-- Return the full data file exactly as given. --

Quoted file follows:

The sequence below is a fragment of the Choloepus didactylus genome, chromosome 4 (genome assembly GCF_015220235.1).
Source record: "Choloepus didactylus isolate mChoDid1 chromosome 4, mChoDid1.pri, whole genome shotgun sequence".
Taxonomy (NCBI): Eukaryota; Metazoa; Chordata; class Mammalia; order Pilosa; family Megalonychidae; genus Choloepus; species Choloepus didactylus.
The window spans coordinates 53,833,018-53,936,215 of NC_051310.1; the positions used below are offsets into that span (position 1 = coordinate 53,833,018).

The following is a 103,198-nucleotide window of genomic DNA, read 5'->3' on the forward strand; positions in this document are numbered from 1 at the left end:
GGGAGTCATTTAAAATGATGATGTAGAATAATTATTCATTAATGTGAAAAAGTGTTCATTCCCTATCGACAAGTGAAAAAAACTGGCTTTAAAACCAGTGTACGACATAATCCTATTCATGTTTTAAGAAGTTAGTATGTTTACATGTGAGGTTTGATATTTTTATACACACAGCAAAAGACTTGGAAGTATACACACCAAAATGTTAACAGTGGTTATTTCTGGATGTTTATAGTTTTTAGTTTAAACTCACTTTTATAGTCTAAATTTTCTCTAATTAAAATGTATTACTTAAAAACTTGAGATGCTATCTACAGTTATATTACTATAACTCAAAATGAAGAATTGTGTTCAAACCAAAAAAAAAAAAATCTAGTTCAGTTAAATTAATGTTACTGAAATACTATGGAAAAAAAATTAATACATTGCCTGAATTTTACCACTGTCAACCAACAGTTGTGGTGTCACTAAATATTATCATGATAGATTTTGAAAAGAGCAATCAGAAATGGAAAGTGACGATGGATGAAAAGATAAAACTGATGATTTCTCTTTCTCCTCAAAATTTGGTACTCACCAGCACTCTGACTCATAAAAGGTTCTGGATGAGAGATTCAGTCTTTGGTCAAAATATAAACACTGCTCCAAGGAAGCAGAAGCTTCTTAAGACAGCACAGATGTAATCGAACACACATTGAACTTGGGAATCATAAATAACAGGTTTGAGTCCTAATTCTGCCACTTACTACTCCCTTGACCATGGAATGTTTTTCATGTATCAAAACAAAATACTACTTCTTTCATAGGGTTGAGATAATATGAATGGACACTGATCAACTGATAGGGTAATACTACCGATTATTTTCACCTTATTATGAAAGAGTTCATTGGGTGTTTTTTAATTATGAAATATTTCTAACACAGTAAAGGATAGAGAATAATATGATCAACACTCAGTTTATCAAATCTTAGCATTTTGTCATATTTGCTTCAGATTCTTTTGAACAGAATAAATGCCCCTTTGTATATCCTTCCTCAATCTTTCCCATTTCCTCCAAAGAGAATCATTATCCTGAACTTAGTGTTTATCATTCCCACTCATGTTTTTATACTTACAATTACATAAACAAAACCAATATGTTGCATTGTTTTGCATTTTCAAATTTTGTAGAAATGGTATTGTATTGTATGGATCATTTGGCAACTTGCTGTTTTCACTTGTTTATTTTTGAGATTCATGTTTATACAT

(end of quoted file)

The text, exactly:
The sequence below is a fragment of the Choloepus didactylus genome, chromosome 4 (genome assembly GCF_015220235.1).
Source record: "Choloepus didactylus isolate mChoDid1 chromosome 4, mChoDid1.pri, whole genome shotgun sequence".
Taxonomy (NCBI): Eukaryota; Metazoa; Chordata; class Mammalia; order Pilosa; family Megalonychidae; genus Choloepus; species Choloepus didactylus.
The window spans coordinates 53,833,018-53,936,215 of NC_051310.1; the positions used below are offsets into that span (position 1 = coordinate 53,833,018).

The following is a 103,198-nucleotide window of genomic DNA, read 5'->3' on the forward strand; positions in this document are numbered from 1 at the left end:
GGGAGTCATTTAAAATGATGATGTAGAATAATTATTCATTAATGTGAAAAAGTGTTCATTCCCTATCGACAAGTGAAAAAAACTGGCTTTAAAACCAGTGTACGACATAATCCTATTCATGTTTTAAGAAGTTAGTATGTTTACATGTGAGGTTTGATATTTTTATACACACAGCAAAAGACTTGGAAGTATACACACCAAAATGTTAACAGTGGTTATTTCTGGATGTTTATAGTTTTTAGTTTAAACTCACTTTTATAGTCTAAATTTTCTCTAATTAAAATGTATTACTTAAAAACTTGAGATGCTATCTACAGTTATATTACTATAACTCAAAATGAAGAATTGTGTTCAAACCAAAAAAAAAAAAATCTAGTTCAGTTAAATTAATGTTACTGAAATACTATGGAAAAAAAATTAATACATTGCCTGAATTTTACCACTGTCAACCAACAGTTGTGGTGTCACTAAATATTATCATGATAGATTTTGAAAAGAGCAATCAGAAATGGAAAGTGACGATGGATGAAAAGATAAAACTGATGATTTCTCTTTCTCCTCAAAATTTGGTACTCACCAGCACTCTGACTCATAAAAGGTTCTGGATGAGAGATTCAGTCTTTGGTCAAAATATAAACACTGCTCCAAGGAAGCAGAAGCTTCTTAAGACAGCACAGATGTAATCGAACACACATTGAACTTGGGAATCATAAATAACAGGTTTGAGTCCTAATTCTGCCACTTACTACTCCCTTGACCATGGAATGTTTTTCATGTATCAAAACAAAATACTACTTCTTTCATAGGGTTGAGATAATATGAATGGACACTGATCAACTGATAGGGTAATACTACCGATTATTTTCACCTTATTATGAAAGAGTTCATTGGGTGTTTTTTAATTATGAAATATTTCTAACACAGTAAAGGATAGAGAATAATATGATCAACACTCAGTTTATCAAATCTTAGCATTTTGTCATATTTGCTTCAGATTCTTTTGAACAGAATAAATGCCCCTTTGTATATCCTTCCTCAATCTTTCCCATTTCCTCCAAAGAGAATCATTATCCTGAACTTAGTGTTTATCATTCCCACTCATGTTTTTATACTTACAATTACATAAACAAAACCAATATGTTGCATTGTTTTGCATTTTCAAATTTTGTAGAAATGGTATTGTATTGTATGGATCATTTGGCAACTTGCTGTTTTCACTTGTTTATTTTTGAGATTCATGTTTATACAT